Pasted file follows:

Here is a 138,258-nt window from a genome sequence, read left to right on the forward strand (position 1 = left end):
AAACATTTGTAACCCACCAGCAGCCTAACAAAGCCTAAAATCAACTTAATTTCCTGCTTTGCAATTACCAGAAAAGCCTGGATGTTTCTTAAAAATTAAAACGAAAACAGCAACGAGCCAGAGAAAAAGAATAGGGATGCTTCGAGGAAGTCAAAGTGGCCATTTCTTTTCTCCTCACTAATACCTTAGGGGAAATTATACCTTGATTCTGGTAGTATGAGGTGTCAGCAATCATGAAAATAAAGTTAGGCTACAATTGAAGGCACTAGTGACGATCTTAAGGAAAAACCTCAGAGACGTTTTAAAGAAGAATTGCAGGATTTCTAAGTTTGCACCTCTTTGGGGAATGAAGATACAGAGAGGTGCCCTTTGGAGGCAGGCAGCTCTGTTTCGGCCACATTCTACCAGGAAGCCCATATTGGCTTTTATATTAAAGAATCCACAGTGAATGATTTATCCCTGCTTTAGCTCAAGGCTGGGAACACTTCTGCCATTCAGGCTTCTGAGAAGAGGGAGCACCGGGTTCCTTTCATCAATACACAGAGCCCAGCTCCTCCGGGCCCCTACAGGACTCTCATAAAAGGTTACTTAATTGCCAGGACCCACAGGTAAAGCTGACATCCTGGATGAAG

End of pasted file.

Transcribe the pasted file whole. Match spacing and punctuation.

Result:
Here is a 138,258-nt window from a genome sequence, read left to right on the forward strand (position 1 = left end):
AAACATTTGTAACCCACCAGCAGCCTAACAAAGCCTAAAATCAACTTAATTTCCTGCTTTGCAATTACCAGAAAAGCCTGGATGTTTCTTAAAAATTAAAACGAAAACAGCAACGAGCCAGAGAAAAAGAATAGGGATGCTTCGAGGAAGTCAAAGTGGCCATTTCTTTTCTCCTCACTAATACCTTAGGGGAAATTATACCTTGATTCTGGTAGTATGAGGTGTCAGCAATCATGAAAATAAAGTTAGGCTACAATTGAAGGCACTAGTGACGATCTTAAGGAAAAACCTCAGAGACGTTTTAAAGAAGAATTGCAGGATTTCTAAGTTTGCACCTCTTTGGGGAATGAAGATACAGAGAGGTGCCCTTTGGAGGCAGGCAGCTCTGTTTCGGCCACATTCTACCAGGAAGCCCATATTGGCTTTTATATTAAAGAATCCACAGTGAATGATTTATCCCTGCTTTAGCTCAAGGCTGGGAACACTTCTGCCATTCAGGCTTCTGAGAAGAGGGAGCACCGGGTTCCTTTCATCAATACACAGAGCCCAGCTCCTCCGGGCCCCTACAGGACTCTCATAAAAGGTTACTTAATTGCCAGGACCCACAGGTAAAGCTGACATCCTGGATGAAG